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How should we spell the names of Kerry’s top GAA clubs?



by Adam Moynihan

Here’s a trivia question for you. Four teams remain in the Kerry Senior Football Championship. Spell their names.

It sounds simple but it’s actually quite tricky, especially if you take heed of the great sportswriter Con Houlihan, who once said that “a man who will misuse an apostrophe is capable of anything”.

Let’s start with the “easy” one. St Brendan’s. Former Sem students will know that an apostrophe is required. An open and shut case. But the official St Brendan’s Board Twitter account is St Brendans Board (no apostrophe), and the official Kerry GAA Eolaire refers to St. Brendans Committee (also no apostrophe).

Most people would agree that there should be an apostrophe. The board, like the Killarney college, is named for St Brendan. It is, in a manner of speaking, his college and his board. Therefore, it is St Brendan’s College and St Brendan’s Board. Without the apostrophe, it is ‘Brendans’ plural. Is the implication that the district is stacked with saints?

With that in mind, let us consider Dr Crokes. This is the usual spelling (no apostrophe) that is used by the club and by most journalists. However, this again suggests a club made up of multiple ‘Crokes’, rather than the club of Dr Croke. Maybe that’s the point, but the Killarney outfit are named for Archbishop Thomas William Croke in the same way that Brendan’s are named for St Brendan. Why should it be St Brendan’s Board but not Dr Croke’s GAA Club? Does one need to be canonised before earning an apostrophe?

The same applies to Austin Stacks, who confirmed to me this week that they prefer not to use an apostrophe. The club is named after the Irish republican Austin Stack and so, technically, you could argue that it should be called Austin Stack’s GAA Club. And that’s a version that has been spotted in the past. I happen to have a Rockies jersey from 2010 for sale on Vintage GAA Jerseys (never miss an opportunity for a free plug) and the name on the crest has an apostrophe (pictured). The apostrophe does not appear on the current crest and it is not normally used by the media, although it is not completely unheard of.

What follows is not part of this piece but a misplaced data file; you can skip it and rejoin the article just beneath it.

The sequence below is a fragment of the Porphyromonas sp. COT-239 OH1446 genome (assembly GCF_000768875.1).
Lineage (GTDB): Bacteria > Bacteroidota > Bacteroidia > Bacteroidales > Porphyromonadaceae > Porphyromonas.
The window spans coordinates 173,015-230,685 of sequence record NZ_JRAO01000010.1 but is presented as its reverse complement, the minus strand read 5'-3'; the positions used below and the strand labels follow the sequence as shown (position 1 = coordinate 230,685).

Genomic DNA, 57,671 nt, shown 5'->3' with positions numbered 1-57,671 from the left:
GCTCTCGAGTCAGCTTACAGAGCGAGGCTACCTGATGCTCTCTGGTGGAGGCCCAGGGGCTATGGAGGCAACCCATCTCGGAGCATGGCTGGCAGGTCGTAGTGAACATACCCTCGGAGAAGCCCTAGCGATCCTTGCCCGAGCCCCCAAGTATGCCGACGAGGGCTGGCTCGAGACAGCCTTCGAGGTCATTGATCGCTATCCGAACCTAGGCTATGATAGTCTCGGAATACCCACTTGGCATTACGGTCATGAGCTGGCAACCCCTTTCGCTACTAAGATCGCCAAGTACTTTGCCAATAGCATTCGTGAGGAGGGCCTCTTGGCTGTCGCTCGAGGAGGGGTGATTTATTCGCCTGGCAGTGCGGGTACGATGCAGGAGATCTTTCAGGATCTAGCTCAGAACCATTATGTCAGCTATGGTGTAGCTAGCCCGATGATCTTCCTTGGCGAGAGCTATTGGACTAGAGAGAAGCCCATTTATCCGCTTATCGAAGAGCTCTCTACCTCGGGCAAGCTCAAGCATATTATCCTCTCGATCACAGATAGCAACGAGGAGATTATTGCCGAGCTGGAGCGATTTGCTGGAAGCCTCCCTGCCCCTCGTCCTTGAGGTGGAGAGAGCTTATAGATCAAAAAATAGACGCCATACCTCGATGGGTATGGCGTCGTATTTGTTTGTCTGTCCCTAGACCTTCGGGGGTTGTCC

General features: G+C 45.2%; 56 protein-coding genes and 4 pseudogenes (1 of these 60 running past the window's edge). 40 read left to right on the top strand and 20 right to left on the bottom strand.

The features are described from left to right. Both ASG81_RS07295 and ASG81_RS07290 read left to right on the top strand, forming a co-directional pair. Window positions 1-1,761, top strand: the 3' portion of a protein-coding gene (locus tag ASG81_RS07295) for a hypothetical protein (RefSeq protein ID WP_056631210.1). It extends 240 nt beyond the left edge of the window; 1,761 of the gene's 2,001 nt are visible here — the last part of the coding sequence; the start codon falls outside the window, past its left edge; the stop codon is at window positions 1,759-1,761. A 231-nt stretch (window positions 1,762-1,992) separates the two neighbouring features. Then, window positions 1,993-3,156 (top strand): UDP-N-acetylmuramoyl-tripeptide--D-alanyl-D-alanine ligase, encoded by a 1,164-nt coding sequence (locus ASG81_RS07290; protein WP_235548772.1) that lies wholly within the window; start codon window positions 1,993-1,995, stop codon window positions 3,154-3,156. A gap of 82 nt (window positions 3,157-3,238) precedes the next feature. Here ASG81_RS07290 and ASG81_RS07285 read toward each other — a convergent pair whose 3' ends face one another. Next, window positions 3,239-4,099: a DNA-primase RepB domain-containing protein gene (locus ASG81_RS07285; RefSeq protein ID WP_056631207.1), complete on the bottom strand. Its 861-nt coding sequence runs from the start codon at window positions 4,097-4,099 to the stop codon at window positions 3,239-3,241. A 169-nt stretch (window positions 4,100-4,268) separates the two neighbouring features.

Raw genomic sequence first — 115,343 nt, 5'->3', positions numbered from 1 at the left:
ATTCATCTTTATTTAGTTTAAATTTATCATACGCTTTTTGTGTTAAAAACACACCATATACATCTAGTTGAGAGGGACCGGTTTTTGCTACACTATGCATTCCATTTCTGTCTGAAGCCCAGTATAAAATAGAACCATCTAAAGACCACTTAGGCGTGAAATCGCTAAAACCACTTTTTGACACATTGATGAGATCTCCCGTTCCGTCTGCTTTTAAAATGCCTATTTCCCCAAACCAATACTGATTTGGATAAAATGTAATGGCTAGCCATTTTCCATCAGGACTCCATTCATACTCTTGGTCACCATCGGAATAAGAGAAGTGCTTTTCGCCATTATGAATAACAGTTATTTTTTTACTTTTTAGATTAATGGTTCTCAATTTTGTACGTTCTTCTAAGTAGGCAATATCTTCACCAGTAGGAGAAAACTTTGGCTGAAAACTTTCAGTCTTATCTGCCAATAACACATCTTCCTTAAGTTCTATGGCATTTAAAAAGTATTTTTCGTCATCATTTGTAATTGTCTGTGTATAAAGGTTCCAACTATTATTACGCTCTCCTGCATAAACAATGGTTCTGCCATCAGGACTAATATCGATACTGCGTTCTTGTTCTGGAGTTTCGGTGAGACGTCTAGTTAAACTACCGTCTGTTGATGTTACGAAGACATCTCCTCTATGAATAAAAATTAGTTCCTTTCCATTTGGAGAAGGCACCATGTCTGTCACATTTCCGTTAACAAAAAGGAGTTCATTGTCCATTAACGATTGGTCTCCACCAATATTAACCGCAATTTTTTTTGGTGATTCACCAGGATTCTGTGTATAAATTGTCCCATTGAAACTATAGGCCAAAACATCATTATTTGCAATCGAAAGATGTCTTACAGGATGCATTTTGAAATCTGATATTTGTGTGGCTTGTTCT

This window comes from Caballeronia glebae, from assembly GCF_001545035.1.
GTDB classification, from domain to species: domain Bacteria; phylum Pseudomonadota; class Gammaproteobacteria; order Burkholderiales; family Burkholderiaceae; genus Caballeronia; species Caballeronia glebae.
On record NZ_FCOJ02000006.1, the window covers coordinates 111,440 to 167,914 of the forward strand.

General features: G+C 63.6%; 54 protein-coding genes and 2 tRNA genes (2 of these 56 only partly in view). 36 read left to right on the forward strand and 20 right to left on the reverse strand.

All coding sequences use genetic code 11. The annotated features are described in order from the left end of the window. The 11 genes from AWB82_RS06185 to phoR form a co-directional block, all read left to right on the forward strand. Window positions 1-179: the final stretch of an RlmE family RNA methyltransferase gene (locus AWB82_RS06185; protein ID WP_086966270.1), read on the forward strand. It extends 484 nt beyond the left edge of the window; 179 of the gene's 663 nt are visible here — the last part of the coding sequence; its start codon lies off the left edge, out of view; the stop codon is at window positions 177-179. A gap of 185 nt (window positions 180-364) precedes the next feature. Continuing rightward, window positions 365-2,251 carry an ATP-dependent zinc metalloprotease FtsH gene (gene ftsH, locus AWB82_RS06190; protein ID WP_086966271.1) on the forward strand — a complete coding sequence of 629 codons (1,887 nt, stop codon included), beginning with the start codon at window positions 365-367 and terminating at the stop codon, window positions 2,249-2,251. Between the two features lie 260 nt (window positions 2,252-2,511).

Things become even more complicated when we cross Tralee to Strand Road. Kerins O’Rahillys refer to themselves as such (no apostrophe) on their website and on their official Twitter account. Some journalists – this one included – have been known to use Kerins O’Rahilly’s. However, when you think about it, if that’s the route we’re taking then one apostrophe isn’t enough. The club is named for two men, Charlie Kerins and Michael Joseph O’Rahilly, so, grammatically speaking, should it actually be Kerins’ O’Rahilly’s? Or Kerins’/O’Rahilly’s?

If either of those options look wrong to you, I’m with you. The same goes for Croke’s and Stack’s. They’re jarring because they are not commonly used, and perhaps we are talking about a team or a club of many Crokes and Stacks and Kerinses and Rahillys when we talk about these powerhouses of Kerry GAA.